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FAQs about Sunglasses

by Staff Writer

Man and woman wearing stylish sunglasses

They protect your eyes, disguise your face and make you look cool: Sunglasses are among the most versatile accessories you can buy. You may have a few questions about the right sunglasses for yourself and your family, however. Fortunately, we have answers, whether you're wondering about what eyewear is made of, the benefits of prescription sunglasses, designs of men's sunglasses and women's sunglasses or the various lenses in discount sunglasses. Read on for a terminology of sunglass terms and frequently asked questions about designer sunglasses.

Questions about Sunglasses:

  1. What are sunglasses made of?
    Basically, sunglasses are made from two components: lenses and frames. Frames can be nothing more than thin metal wires that just surround the lenses, or they can be large plastic casings, especially in sport sunglasses and oversized sunglasses. Most frames are basically flat so they can be folded into a pocket; many designer sunglasses come with soft bags or cases for protection. Lenses come in almost every color of the spectrum. Polycarbonate lenses are especially valuable when working in hazardous environments or when included in sport sunglasses, as they are nearly indestructible.

  2. Are mirrored lenses better for sunglasses?
    That depends on your attitude. If you want to hide your eyes, mirrored lenses are definitely the way to go. As for reduced glare or UV protection, this eyewear is no different than discount sunglasses with colored lenses.

  3. What about gradient lenses?
    These sunglasses have a lot of color on the upper half and less (sometimes no) color on the lower half of the lens. If your activities vary and you need clear vision mixed with your eye protection, these can be a useful alternative. Polarized sunglasses are especially useful for sports and outdoor activities, as they reduce the sun's glare; men's sunglasses are often polarized.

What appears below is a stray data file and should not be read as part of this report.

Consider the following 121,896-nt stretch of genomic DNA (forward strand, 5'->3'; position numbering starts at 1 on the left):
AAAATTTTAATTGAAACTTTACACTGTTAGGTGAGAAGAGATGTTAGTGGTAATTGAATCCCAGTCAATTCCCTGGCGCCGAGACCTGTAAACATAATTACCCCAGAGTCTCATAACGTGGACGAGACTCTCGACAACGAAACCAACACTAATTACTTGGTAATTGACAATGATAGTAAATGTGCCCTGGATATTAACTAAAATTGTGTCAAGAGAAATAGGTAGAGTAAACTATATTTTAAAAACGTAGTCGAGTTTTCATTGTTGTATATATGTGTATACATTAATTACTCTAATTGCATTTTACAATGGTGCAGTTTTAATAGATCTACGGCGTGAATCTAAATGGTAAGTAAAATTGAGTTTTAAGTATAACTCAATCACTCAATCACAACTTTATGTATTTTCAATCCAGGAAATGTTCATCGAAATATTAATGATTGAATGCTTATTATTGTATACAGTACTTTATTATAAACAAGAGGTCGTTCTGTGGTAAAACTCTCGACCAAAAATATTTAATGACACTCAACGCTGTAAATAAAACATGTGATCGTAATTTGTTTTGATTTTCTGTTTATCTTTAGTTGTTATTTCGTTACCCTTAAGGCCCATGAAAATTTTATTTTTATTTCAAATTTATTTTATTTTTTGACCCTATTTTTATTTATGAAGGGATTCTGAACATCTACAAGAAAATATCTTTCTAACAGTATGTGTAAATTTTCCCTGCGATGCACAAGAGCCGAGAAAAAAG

4. Should I buy prescription sunglasses?
    Prescription lenses are very common and generally cost little more than other corrective eyeglasses. Prescription sunglasses are great for those who want to participate in outdoor sports but don't want to wear contacts, as contacts can often become dry and irritate the eye.

  5. What are photochromic lenses?
    Photochromic lenses have a coating which darkens in bright light and becomes clear again in low light; these sunglasses have been around for decades and are very popular.

Sunglasses Terminology:

  1. Bridge: The part of sunglasses that extends across the nose.

  2. Cat-eye: Most common in women's sunglasses, lenses which are wider in the middle than on either side with a greater curve on the bottom than the top.

  3. Clip-on: Sunglasses that attach to prescription glasses with a mechanical or magnetic clip.

  4. Impact-resistant: Also known as protective glasses or safety glasses, these lenses, usually polycarbonate, are designed to absorb an impact; they are shatter-resistant, not shatter-proof. If you need these, choose only ANSI-compliant sunglasses.

  5. Polarized sunglasses: With a filter between the front and back surface of the lens, horizontally reflected glare is much reduced; polarized sunglasses are very useful near water, snow, ice, glass and other highly reflective surfaces.

  6. Temple: The arm of the sunglasses, running from the ear to the lens frame.

  7. Wrap-arounds: The lens curve around the head or the temple is about as tall as the lenses; wrap-arounds eliminate peripheral vision but increase sun protection. Oversized sunglasses often come in a wrap-around style.

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